We live in a world where information about other people’s lives is accessible at lightning speed, literally at our fingertips. The intersection of social media use and child-rearing presents challenges for parents that are relatively new. Raising kids is never easy, and adding social media into the mix creates a whole new level of complexity.
All parents want their children to grow into self-possessed adults, yet the journey towards that moment can leave teens in a uniquely vulnerable position.
There’s no right or wrong age for kids to have social media accounts.
A crucial part of parenthood hinges on being accessible, saying to your kids, “This is how I plan to show up for you.” Teaching teens how to navigate an online world, one full of imagery that pushes boundaries and shadowy corners where hate seems to flow seems to be an especially tender topic for parents.
According to a Pew Research Center survey on kids and social media, 46% of parents with teens are “highly worried that their child could be exposed to explicit content on social media.”
Joanna Schroeder shared that she doesn’t believe there’s an exact right or wrong age for teens to access social media— the “right” age for one teenager might not be right for another.
She explained that an important factor in deciding when your child should have social media accounts is to take into account who your child is and what their particular vulnerabilities are.
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“There isn’t an objective truth for every kid,” she stated. “Every kid has a different need.”
Schroeder emphasized that there’s already so much self-doubt involved in parenting. It’s incredibly valuable to try and trust yourself, knowing that you might have good intentions, and still make a mistake. She suggested “getting ahead” of potential problems with teens’ social media use, letting them know they can always come to you with questions, without judgment.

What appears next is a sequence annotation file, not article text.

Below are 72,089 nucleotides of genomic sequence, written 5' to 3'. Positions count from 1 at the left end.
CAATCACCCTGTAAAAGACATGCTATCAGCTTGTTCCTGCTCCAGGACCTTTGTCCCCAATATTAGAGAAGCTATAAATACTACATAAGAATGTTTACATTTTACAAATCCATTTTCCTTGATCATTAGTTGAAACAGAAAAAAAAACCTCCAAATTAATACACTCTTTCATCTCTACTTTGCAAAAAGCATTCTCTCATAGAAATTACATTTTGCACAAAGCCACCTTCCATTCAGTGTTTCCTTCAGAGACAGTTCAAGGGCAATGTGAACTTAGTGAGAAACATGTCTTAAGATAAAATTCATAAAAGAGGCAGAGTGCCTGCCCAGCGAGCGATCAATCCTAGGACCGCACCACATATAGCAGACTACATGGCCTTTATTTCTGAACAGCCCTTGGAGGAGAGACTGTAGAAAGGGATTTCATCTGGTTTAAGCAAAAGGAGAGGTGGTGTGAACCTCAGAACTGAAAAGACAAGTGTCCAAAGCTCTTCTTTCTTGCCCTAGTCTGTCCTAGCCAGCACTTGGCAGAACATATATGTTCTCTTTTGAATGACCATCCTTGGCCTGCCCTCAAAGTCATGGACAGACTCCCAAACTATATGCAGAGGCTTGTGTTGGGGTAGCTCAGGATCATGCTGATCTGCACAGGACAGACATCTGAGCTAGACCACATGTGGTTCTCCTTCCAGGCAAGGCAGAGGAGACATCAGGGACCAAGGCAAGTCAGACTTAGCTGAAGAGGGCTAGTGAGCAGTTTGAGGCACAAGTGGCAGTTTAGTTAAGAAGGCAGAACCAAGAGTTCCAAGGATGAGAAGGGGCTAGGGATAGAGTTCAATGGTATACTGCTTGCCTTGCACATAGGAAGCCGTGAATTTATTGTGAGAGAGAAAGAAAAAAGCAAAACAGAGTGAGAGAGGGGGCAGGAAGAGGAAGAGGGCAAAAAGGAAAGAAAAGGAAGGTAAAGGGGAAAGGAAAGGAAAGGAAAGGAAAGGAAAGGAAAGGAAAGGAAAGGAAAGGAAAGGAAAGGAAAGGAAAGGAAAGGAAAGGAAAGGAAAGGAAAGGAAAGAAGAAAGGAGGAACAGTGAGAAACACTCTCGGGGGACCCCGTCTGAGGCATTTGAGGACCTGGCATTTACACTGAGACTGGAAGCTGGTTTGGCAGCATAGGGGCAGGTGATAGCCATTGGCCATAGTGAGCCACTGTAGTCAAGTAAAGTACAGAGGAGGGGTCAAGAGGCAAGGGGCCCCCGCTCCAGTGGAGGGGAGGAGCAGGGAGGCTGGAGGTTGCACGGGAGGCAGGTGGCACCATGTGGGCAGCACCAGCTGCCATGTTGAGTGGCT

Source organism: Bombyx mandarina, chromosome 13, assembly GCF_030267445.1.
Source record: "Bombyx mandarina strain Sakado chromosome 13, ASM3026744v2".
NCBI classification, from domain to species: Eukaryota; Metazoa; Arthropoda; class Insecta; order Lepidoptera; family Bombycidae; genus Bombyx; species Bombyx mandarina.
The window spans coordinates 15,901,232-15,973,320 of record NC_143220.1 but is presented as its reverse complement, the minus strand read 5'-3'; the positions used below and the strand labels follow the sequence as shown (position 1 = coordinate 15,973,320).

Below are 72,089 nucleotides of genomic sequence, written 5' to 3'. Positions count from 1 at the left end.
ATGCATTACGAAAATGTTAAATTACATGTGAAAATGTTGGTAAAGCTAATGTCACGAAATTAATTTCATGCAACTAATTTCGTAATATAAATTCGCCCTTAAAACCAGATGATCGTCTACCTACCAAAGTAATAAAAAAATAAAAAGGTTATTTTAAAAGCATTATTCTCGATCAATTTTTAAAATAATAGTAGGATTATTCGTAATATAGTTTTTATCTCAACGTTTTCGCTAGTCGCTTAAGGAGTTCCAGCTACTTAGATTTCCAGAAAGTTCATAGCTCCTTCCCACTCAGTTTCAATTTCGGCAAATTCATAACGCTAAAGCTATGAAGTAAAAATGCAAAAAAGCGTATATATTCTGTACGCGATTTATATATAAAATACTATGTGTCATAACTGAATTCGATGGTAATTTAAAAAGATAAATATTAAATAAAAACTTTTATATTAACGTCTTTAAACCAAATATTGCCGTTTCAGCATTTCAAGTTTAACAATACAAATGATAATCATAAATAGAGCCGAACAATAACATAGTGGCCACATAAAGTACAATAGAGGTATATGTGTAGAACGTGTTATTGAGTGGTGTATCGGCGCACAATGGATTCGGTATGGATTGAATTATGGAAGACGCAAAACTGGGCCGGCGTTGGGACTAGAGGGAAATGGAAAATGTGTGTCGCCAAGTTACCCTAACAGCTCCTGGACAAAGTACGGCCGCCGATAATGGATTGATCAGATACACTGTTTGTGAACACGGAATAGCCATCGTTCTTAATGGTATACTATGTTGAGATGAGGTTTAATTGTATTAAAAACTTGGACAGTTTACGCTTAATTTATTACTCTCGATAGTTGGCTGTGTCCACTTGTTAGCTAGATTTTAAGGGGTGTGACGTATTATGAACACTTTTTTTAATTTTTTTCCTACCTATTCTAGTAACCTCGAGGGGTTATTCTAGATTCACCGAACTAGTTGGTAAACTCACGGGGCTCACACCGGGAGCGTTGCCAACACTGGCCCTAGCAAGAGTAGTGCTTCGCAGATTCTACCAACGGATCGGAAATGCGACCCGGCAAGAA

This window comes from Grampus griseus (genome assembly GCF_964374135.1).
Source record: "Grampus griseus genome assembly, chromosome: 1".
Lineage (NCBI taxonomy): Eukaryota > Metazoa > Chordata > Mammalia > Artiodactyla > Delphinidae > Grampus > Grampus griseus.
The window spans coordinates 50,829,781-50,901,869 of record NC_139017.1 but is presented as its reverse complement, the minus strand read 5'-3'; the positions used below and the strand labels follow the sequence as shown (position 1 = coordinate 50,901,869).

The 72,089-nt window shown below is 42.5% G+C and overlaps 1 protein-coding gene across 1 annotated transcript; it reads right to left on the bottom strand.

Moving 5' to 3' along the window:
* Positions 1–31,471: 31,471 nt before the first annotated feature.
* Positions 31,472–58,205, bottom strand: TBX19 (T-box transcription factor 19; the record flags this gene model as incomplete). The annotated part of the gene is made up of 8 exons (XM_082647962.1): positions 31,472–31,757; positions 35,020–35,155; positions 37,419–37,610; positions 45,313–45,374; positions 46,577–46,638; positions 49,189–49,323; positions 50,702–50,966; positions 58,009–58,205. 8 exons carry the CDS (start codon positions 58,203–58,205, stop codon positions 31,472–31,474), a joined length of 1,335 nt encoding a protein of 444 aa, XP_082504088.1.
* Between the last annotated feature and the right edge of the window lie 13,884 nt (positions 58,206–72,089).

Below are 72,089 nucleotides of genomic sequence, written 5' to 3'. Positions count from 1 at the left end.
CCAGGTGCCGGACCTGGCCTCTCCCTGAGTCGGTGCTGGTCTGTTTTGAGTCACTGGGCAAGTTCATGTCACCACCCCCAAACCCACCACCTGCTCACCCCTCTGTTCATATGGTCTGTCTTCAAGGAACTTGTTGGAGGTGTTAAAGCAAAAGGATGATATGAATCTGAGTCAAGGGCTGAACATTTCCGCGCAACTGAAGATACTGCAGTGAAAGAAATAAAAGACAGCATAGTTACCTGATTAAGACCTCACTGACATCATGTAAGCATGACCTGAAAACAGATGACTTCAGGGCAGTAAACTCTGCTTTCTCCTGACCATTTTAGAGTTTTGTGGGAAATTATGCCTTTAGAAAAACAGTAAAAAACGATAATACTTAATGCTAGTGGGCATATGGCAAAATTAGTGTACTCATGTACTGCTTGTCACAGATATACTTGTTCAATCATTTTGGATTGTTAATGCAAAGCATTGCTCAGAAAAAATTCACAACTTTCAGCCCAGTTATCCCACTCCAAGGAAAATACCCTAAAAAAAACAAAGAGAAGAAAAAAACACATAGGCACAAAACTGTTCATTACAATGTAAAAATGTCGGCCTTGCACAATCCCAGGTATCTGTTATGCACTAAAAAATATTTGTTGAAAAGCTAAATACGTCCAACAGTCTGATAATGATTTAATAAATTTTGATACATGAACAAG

How parents can prepare their kids for social media use.
Acknowledge the inevitability that kids will see things like explicit content and violence online.
Accepting that they’ll see shocking imagery allows parents to map out a game plan for how to navigate beyond that moment. Schroeder noted that adult content is to real-life what a chase scene is to real driving: it's an action scene, meant to excite, but not something that represents people's actual lived experiences.
Parents can frame the conversation about social media with their teens in an open and ongoing way.
Letting kids know that the door is always open for conversation is a valuable part of the process.
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Framing the conversation as an open-ended one allows for kids to feel comfortable to return to the topics repeatedly. It helps when parents say to their kids, “We want you to come to us with questions, and we won’t judge you when you do.”
According to the American Psychological Association, research has shown that a combination approach around social media leads to the best outcomes– establishing limits and boundaries on social media use, and incorporating conversations about using it.
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The APA suggests adult monitoring of social media use when teens are young, between ages 10 and 14, and then increasing a teen’s autonomy as they grow older.
Using shame as an educational tool doesn’t work.
Evoking shame can lead to kids hiding things from their parents, instead of coming forward when they’re facing challenges. Shame makes kids feel like there's something inherently wrong with them when in reality, all teens are learning to navigate this one particularly rocky, uneven pathway toward adulthood.
There’s no perfect, one-size-fits-all answer to when teens should access social media. There’s some element of the grand adventure of parenting that requires learning to let go and trusting that when your kid makes a mistake— which they will— it serves as a growth point, for both you and them.
Making mistakes and learning from them are a defining part of the human condition; giving ourselves the grace to do so is crucial.
Alexandra Blogier is a writer on YourTango's news and entertainment team. She covers parenting, pop culture analysis and all things to do with the entertainment industry.
This article originally appeared on YourTango